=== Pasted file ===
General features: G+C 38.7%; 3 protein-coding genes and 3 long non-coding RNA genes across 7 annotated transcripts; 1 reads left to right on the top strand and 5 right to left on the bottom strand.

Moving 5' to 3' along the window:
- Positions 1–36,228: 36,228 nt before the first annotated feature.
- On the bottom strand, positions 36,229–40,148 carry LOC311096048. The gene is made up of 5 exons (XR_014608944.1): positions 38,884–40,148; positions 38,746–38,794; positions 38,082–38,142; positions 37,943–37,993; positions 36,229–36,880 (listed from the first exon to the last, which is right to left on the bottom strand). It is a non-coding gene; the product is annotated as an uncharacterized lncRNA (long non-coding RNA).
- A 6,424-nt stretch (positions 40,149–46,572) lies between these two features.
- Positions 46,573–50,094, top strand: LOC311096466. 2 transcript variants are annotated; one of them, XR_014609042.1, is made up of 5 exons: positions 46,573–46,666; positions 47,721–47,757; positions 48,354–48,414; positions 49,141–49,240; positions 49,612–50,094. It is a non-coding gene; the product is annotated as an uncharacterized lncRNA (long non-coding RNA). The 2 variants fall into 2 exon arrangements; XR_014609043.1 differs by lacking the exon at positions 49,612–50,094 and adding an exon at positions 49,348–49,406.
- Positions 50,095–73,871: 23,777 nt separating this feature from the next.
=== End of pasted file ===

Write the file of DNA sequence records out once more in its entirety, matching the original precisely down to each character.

General features: G+C 38.7%; 3 protein-coding genes and 3 long non-coding RNA genes across 7 annotated transcripts; 1 reads left to right on the top strand and 5 right to left on the bottom strand.

Moving 5' to 3' along the window:
- Positions 1–36,228: 36,228 nt before the first annotated feature.
- On the bottom strand, positions 36,229–40,148 carry LOC311096048. The gene is made up of 5 exons (XR_014608944.1): positions 38,884–40,148; positions 38,746–38,794; positions 38,082–38,142; positions 37,943–37,993; positions 36,229–36,880 (listed from the first exon to the last, which is right to left on the bottom strand). It is a non-coding gene; the product is annotated as an uncharacterized lncRNA (long non-coding RNA).
- A 6,424-nt stretch (positions 40,149–46,572) lies between these two features.
- Positions 46,573–50,094, top strand: LOC311096466. 2 transcript variants are annotated; one of them, XR_014609042.1, is made up of 5 exons: positions 46,573–46,666; positions 47,721–47,757; positions 48,354–48,414; positions 49,141–49,240; positions 49,612–50,094. It is a non-coding gene; the product is annotated as an uncharacterized lncRNA (long non-coding RNA). The 2 variants fall into 2 exon arrangements; XR_014609043.1 differs by lacking the exon at positions 49,612–50,094 and adding an exon at positions 49,348–49,406.
- Positions 50,095–73,871: 23,777 nt separating this feature from the next.